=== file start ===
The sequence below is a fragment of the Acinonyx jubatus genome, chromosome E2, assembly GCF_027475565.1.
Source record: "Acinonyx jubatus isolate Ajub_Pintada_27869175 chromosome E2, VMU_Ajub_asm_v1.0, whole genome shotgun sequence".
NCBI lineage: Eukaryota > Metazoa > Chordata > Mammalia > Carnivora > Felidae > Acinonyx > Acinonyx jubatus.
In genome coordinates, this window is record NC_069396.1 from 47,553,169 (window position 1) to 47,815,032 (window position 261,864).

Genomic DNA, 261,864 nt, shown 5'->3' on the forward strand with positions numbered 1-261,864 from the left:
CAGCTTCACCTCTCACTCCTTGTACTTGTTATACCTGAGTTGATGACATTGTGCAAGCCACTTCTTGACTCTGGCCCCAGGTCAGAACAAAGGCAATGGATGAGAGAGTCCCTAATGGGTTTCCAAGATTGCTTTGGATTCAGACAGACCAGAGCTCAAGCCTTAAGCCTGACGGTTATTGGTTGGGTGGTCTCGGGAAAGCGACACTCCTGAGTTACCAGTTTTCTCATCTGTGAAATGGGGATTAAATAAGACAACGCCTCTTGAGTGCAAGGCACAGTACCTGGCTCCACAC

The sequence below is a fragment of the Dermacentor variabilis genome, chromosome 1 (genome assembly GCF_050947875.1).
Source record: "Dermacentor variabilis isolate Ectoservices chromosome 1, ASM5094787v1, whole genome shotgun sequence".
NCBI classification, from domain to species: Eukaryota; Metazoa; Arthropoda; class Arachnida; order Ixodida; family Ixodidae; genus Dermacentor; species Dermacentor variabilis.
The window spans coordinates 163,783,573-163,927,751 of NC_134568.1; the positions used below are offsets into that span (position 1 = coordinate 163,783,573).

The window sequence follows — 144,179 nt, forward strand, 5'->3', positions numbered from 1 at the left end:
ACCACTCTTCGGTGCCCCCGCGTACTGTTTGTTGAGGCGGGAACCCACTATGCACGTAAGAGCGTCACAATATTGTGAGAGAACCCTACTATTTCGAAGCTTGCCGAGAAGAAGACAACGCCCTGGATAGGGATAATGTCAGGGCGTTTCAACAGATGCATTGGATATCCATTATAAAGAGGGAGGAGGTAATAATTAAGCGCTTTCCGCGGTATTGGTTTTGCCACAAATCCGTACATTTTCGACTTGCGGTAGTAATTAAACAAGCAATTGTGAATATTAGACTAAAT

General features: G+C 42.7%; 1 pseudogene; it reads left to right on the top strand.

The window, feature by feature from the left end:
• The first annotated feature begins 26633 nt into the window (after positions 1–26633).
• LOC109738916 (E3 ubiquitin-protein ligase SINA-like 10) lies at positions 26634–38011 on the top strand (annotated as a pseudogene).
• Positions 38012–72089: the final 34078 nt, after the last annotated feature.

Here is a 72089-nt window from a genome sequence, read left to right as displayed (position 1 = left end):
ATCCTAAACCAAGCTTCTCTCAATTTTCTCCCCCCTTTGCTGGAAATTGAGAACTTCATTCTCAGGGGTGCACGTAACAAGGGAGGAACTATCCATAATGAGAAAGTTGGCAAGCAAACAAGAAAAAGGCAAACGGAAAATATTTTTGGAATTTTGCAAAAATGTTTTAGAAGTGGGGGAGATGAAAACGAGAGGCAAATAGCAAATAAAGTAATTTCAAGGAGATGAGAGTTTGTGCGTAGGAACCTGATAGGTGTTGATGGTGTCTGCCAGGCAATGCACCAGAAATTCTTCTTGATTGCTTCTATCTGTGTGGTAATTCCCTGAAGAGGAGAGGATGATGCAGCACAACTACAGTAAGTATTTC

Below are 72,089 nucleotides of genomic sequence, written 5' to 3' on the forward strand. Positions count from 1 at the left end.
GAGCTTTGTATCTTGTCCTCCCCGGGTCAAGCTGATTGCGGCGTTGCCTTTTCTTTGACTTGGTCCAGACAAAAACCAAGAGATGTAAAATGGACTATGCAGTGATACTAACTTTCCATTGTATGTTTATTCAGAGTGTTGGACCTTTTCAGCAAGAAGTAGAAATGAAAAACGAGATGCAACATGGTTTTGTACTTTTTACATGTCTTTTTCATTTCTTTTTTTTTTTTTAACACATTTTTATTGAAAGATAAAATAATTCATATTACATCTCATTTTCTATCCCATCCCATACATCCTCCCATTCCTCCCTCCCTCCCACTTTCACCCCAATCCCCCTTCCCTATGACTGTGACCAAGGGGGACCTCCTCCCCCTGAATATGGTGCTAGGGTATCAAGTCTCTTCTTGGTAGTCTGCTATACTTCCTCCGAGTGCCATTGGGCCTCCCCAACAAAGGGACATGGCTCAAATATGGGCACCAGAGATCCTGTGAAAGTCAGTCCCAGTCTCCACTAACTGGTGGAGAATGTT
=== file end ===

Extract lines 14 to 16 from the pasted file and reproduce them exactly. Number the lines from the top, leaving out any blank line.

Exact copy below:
The window, feature by feature from the left end:
• The first annotated feature begins 26633 nt into the window (after positions 1–26633).
• LOC109738916 (E3 ubiquitin-protein ligase SINA-like 10) lies at positions 26634–38011 on the top strand (annotated as a pseudogene).